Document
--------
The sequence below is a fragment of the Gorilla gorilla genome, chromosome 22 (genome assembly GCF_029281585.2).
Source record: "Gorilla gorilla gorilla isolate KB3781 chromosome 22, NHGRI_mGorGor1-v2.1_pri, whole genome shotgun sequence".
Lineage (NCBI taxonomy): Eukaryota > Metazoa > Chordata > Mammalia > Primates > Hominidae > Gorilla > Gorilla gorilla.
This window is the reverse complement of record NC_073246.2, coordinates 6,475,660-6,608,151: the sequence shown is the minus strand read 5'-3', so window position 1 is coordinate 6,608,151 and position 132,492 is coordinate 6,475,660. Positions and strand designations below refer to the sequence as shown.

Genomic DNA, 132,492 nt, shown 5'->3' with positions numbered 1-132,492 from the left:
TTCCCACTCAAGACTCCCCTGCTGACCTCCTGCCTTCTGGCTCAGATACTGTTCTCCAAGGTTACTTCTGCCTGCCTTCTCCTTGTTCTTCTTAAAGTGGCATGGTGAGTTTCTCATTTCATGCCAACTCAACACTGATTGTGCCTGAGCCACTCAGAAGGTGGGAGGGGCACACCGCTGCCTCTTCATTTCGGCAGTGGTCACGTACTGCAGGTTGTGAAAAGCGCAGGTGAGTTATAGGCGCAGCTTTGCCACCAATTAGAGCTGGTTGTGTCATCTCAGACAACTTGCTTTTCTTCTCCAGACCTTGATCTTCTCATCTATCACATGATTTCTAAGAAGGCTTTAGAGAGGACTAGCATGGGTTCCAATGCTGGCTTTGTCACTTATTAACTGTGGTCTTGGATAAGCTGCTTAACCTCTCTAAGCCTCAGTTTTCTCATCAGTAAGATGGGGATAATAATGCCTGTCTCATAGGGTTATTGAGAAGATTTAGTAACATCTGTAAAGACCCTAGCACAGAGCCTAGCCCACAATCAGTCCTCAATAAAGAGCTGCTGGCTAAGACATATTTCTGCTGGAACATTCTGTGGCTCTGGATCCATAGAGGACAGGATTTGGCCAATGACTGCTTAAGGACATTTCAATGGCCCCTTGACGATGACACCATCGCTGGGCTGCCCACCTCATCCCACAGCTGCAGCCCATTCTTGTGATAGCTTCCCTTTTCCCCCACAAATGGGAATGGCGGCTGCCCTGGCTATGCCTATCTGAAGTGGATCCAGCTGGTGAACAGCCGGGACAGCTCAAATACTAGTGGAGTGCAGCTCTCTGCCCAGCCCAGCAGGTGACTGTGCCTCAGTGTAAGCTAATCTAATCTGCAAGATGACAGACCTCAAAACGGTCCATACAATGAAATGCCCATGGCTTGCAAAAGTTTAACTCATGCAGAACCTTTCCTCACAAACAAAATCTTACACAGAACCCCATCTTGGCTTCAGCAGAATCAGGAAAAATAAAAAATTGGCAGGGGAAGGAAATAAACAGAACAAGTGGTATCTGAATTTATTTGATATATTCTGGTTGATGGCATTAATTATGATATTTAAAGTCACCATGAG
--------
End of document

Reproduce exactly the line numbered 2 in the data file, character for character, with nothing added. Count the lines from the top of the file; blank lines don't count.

Source record: "Gorilla gorilla gorilla isolate KB3781 chromosome 22, NHGRI_mGorGor1-v2.1_pri, whole genome shotgun sequence".